Since the 1970s federal, state, and local emergency managers and first responders have utilized a nationwide system called National Incident Management System (NIMS) which follows a common structure called Incident Command System (ICS). Within this structure first responders from one locality or state are able to be deployed to support mutual aid agreements, seemingly falling in line with new team members and leadership based on common response structures, roles, and training requirements there within. Right now, national coordination of this system is led by Department of Homeland Security, the same department over protection of Industrial Control Systems (ie.,NCCIC).
Imagine if a similar structure were in place for cyber? Especially ICS-cyber where lives and safety could be at stake? Imagine such roles as a cyber incident commander that had support staff consisting of Operations, Planning, Logistics, and Finance Sections. Under that structure would include individuals whose training was continually assessed to be at a certain level, say for example, an Incident Responder Type III (which would signify a person at the highest category training) or a Reverse Malware Engineer Type I (signifies a person at the basic level of training). Within these team structures you could have mixed teams of assets called in to perform a specific task, called a, you guessed it, Task Force. Similarly, a group of like assets designed to do one type of task at a large scale would be called a strike force.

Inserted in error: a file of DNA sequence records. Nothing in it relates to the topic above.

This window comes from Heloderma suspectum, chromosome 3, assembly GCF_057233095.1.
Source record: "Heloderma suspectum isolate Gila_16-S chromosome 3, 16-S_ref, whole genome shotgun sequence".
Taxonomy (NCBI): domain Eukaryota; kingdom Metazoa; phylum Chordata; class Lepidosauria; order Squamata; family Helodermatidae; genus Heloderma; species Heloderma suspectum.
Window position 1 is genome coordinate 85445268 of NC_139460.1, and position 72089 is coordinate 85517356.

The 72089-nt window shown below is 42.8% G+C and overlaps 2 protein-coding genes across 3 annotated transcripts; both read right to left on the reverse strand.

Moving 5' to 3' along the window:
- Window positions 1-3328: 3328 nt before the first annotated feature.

The goal of ICS is scalability and common leadership and org structures. It is not rocket science but does work to ensure standardization, effective use of limited resources, and a bit of common sense when it comes to developing action plans to respond to complex incidents. Once trained, individuals can be brought in to support responses from across organizations, government, and even nations. Could we do the same for cyber? ICS Cyber? Is typing of the resources a good place to start?
It might just make sense for the private sector to be able to speak the language of response as our government counterparts if either side ended up in a position needing surge capacity.